St. James
St. James Episcopal Church. Photo by Eli Pousson/Friends of West Baltimore Squares

St. James Episcopal Church, located next to Lafayette Square Park in West Baltimore, is the third oldest Black Episcopal church in the United States, and the oldest below the Mason-Dixon line. On June 20, St. James celebrated its 190th anniversary, marking almost two centuries of serving Baltimore’s African-American community spiritually, educationally, and socially.

St. James was established in 1824 by the Rev. William Levington, at the time a deacon and not yet an ordained priest, to serve the spiritual needs of both slave and free Blacks in Baltimore City.

“He came to Baltimore, in 1824, with no money, but with a vision, and he was able to raise money, locate a site, which was actually in downtown Baltimore close to where city hall is,” said Elise Jude Mason, one of the members of St. James’s history committee.

The church was founded not only as a place of worship, but also as a school for Black children, whether slave or free, and education
has been a thread that has run through the churches history ever since.

Today, St. James continues that legacy with the St. James Academy, an after-school program that serves children in the surrounding community free of charge. The church also runs a Sunday school program that has begun to draw children from the
surrounding community whose parents are not even members of the church, according to Eliza Johnson, another member of the history committee.

From 1891 to 1940, St. James was the home of the Rev. Dr. George F. Bragg, the preeminent Black churchman of the Episcopal Church, and one who advocated views radical for his time, according to Rev. Dr. Allen Robinson, the current rector of St. James.

“Bragg came up with the missionary plan which said that Black Episcopal churches should be able to function as a separate entity from White Episcopal churches thereby allowing them to elect their own leaders who can serve and meet their purposes,” said Robinson.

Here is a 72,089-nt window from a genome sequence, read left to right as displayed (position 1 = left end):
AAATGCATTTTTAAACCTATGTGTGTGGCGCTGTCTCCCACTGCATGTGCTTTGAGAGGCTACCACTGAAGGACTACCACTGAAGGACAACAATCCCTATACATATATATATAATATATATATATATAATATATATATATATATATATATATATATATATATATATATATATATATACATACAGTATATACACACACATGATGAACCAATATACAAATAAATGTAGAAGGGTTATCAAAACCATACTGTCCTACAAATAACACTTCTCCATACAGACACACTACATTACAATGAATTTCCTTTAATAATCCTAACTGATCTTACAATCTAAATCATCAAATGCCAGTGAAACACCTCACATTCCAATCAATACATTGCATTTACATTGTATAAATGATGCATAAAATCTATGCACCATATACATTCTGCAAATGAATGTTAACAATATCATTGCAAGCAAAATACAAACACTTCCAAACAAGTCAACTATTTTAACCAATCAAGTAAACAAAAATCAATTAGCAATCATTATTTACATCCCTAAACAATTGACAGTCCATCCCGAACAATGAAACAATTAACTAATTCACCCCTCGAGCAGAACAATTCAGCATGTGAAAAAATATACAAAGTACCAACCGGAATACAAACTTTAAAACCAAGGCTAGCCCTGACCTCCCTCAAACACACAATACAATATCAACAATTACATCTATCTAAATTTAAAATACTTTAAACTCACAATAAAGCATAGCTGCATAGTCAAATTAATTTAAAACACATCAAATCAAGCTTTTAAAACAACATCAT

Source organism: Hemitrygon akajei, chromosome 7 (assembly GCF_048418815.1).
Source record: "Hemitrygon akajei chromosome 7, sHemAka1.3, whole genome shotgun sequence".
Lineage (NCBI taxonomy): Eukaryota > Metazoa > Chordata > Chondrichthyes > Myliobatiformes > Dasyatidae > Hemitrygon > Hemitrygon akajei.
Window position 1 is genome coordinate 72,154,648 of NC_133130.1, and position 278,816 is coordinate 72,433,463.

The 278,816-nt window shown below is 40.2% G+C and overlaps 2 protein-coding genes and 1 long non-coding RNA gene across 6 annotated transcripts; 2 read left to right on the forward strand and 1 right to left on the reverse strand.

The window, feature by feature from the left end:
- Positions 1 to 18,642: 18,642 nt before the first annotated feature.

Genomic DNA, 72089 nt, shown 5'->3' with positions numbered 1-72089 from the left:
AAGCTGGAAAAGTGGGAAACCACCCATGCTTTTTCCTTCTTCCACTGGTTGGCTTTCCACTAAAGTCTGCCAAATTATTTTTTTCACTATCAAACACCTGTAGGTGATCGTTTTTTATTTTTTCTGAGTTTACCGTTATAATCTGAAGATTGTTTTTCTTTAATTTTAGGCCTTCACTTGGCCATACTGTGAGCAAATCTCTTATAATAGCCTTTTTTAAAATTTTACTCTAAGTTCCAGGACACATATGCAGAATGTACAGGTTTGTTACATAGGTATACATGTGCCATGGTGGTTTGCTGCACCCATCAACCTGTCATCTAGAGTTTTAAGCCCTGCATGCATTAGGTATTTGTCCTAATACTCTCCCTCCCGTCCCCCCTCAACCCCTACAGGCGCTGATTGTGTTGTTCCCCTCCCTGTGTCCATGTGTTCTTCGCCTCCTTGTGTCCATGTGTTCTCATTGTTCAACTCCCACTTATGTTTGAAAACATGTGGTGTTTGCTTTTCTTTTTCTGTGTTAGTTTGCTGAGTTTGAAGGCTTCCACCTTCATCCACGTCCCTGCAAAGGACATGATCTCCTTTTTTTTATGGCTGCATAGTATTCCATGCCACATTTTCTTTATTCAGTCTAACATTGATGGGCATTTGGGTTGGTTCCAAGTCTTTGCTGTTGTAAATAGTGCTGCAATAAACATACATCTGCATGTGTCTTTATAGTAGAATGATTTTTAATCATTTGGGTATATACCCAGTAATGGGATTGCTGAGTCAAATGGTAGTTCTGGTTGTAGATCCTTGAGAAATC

While the plan was not ultimately supported by the bishops of the Episcopal Church, Bragg’s efforts underscore the role St. James
has played in advocating for the rights and needs of African-Americans in the mainline denomination.

That fight continued under the Rev. Cedric Mills, who succeeded Bragg as rector of St. James.  During the Civil Rights era, Mills worked quietly to integrate African- Americans more fully into the life of the Episcopal Church, sending Black parishioners to nearby White congregations to do nothing more than attend service.

In 1993, on Father’s Day, St. James was struck by lightning, resulting in a fire that destroyed half the roof and necessitated a two year reconstruction to repair the damage. As the church looks out at the urban decay by which it is currently surrounded, it hopes to play a role in a similar rebuilding effort, this time in the community that has housed it since Bragg moved the congregation there in the 1930s.

“What we want to do is bring back and instill a decent quality of life for the people that have to live here day in and day out,” said Robinson.

One of the initiatives the church has pursued to that end was the construction of the Oxford House. Constructed in formerly vacant properties that the church purchased, the Oxford House gives men recovering from addiction a second chance at life and independent living.

“I think that St James is leading the way in helping to show that mainline churches such as the Episcopal church, and in particular the black Episcopal church, is not irrelevant, but that it remains relevant as we continue to meet the needs of the people we serve,” said Robinson.

St. James will celebrate its 190th anniversary at the 9:30 a.m.worship and Eucharist on June 22, 2014. United States Congressman Elijah Cummings will be the guest. A picnic in Lafayette Square Park will follow.